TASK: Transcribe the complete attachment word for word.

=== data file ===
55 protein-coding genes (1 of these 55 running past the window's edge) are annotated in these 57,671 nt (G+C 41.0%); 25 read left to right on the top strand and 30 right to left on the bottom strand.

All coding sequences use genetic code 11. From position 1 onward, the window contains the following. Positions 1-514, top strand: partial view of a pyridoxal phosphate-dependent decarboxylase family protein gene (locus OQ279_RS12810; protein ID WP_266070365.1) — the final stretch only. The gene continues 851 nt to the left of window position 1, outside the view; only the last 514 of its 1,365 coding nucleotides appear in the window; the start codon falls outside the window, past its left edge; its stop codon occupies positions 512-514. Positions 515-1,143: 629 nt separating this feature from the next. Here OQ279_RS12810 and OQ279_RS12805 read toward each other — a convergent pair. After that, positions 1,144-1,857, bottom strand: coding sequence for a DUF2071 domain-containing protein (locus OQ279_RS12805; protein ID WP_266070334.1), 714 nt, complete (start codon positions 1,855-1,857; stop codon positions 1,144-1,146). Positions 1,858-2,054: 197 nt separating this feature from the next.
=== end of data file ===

55 protein-coding genes (1 of these 55 running past the window's edge) are annotated in these 57,671 nt (G+C 41.0%); 25 read left to right on the top strand and 30 right to left on the bottom strand.

All coding sequences use genetic code 11. From position 1 onward, the window contains the following. Positions 1-514, top strand: partial view of a pyridoxal phosphate-dependent decarboxylase family protein gene (locus OQ279_RS12810; protein ID WP_266070365.1) — the final stretch only. The gene continues 851 nt to the left of window position 1, outside the view; only the last 514 of its 1,365 coding nucleotides appear in the window; the start codon falls outside the window, past its left edge; its stop codon occupies positions 512-514. Positions 515-1,143: 629 nt separating this feature from the next. Here OQ279_RS12810 and OQ279_RS12805 read toward each other — a convergent pair. After that, positions 1,144-1,857, bottom strand: coding sequence for a DUF2071 domain-containing protein (locus OQ279_RS12805; protein ID WP_266070334.1), 714 nt, complete (start codon positions 1,855-1,857; stop codon positions 1,144-1,146). Positions 1,858-2,054: 197 nt separating this feature from the next.